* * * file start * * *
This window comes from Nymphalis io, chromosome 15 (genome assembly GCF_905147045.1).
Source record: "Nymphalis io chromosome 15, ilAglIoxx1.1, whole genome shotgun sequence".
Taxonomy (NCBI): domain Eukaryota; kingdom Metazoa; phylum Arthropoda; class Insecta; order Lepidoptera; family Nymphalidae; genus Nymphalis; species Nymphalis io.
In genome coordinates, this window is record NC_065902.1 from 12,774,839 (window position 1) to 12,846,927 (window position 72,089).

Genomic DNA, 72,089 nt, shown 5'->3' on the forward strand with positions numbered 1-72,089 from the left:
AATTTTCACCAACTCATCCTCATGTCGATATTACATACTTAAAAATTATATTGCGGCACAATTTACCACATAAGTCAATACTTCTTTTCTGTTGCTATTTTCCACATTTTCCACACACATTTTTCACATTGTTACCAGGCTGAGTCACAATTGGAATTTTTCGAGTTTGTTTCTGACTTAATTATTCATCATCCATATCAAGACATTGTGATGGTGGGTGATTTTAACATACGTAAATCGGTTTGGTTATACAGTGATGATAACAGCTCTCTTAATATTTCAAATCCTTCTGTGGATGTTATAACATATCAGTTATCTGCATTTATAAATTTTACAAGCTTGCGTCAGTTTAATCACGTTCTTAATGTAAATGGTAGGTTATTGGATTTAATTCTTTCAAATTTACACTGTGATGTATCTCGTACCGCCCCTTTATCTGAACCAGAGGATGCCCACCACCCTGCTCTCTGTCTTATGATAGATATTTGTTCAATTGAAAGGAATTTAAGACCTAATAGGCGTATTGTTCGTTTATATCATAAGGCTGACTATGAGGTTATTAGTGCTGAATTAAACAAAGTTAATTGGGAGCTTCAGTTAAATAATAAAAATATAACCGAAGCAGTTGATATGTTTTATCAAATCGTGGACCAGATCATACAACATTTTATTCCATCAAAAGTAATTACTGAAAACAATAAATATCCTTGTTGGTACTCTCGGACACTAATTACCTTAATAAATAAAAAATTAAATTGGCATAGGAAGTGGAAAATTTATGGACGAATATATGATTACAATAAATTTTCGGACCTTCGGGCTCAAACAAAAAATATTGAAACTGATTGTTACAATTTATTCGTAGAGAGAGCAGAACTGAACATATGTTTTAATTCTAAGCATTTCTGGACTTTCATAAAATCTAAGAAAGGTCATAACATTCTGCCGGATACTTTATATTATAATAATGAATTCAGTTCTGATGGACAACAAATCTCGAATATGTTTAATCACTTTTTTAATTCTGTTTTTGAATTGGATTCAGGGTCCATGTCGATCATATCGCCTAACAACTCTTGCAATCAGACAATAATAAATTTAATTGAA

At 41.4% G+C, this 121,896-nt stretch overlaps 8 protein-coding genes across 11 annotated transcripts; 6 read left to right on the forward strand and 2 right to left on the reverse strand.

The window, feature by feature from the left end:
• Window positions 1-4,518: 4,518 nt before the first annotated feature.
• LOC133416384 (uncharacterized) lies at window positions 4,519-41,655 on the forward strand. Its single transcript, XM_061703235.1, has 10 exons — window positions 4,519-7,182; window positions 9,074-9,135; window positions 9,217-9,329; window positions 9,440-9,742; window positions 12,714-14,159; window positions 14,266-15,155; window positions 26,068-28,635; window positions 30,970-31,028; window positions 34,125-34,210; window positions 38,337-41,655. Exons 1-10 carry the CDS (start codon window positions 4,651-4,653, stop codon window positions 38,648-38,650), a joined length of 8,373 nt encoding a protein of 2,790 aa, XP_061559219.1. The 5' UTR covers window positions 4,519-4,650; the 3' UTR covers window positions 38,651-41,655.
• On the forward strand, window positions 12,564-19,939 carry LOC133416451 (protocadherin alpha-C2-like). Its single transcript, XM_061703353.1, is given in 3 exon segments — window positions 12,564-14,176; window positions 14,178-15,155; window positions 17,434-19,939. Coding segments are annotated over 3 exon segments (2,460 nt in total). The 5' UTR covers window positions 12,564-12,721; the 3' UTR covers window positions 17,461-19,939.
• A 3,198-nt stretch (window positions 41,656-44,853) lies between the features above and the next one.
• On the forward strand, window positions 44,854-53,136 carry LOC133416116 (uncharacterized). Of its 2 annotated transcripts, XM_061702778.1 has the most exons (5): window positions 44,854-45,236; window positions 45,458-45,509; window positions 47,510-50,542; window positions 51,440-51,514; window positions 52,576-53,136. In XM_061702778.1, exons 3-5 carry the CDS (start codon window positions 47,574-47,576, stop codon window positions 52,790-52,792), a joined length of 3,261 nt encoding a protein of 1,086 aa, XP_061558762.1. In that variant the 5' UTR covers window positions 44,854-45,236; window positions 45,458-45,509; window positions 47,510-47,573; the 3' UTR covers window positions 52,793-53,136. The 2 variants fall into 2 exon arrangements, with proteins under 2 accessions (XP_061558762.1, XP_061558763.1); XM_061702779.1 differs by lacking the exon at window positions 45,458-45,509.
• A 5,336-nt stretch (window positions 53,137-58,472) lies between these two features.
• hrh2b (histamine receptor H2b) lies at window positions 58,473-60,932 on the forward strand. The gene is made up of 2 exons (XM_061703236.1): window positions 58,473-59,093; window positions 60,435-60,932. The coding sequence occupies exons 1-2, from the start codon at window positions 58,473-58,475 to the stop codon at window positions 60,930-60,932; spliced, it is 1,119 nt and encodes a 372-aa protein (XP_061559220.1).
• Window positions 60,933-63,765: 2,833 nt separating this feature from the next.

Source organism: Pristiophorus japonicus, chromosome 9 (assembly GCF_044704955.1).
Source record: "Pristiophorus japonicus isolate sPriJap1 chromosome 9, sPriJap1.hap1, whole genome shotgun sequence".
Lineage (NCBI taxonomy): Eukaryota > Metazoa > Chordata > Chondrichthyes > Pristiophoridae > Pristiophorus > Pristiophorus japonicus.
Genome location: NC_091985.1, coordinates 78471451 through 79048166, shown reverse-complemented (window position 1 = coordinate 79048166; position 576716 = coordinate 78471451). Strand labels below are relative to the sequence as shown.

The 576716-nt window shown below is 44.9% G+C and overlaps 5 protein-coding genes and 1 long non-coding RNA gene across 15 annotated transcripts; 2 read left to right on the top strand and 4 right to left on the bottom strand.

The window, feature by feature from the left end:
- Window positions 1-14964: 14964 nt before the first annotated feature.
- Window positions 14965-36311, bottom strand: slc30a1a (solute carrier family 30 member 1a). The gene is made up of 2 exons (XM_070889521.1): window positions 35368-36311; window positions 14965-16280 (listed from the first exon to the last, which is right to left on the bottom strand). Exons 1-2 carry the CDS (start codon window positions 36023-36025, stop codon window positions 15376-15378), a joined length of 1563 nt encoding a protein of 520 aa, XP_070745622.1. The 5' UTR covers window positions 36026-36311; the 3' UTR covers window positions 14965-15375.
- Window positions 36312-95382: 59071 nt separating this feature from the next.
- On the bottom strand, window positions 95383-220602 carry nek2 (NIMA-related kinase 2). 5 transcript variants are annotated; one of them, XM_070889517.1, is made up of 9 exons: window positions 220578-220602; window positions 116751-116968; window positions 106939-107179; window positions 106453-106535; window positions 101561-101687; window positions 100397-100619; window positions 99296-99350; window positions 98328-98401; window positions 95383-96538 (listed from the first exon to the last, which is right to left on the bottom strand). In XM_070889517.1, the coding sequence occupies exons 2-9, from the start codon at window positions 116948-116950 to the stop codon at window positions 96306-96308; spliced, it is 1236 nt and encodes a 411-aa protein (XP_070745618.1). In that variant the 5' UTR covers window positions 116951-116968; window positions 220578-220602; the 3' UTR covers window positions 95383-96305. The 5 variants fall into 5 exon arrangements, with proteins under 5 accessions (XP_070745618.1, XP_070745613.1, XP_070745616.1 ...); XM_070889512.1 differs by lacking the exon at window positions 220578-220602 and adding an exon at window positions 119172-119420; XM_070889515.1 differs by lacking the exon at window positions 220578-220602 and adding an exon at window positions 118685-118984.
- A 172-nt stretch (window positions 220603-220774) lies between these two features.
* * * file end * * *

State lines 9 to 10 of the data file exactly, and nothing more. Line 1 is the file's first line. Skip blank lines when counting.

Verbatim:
• Window positions 1-4,518: 4,518 nt before the first annotated feature.
• LOC133416384 (uncharacterized) lies at window positions 4,519-41,655 on the forward strand. Its single transcript, XM_061703235.1, has 10 exons — window positions 4,519-7,182; window positions 9,074-9,135; window positions 9,217-9,329; window positions 9,440-9,742; window positions 12,714-14,159; window positions 14,266-15,155; window positions 26,068-28,635; window positions 30,970-31,028; window positions 34,125-34,210; window positions 38,337-41,655. Exons 1-10 carry the CDS (start codon window positions 4,651-4,653, stop codon window positions 38,648-38,650), a joined length of 8,373 nt encoding a protein of 2,790 aa, XP_061559219.1. The 5' UTR covers window positions 4,519-4,650; the 3' UTR covers window positions 38,651-41,655.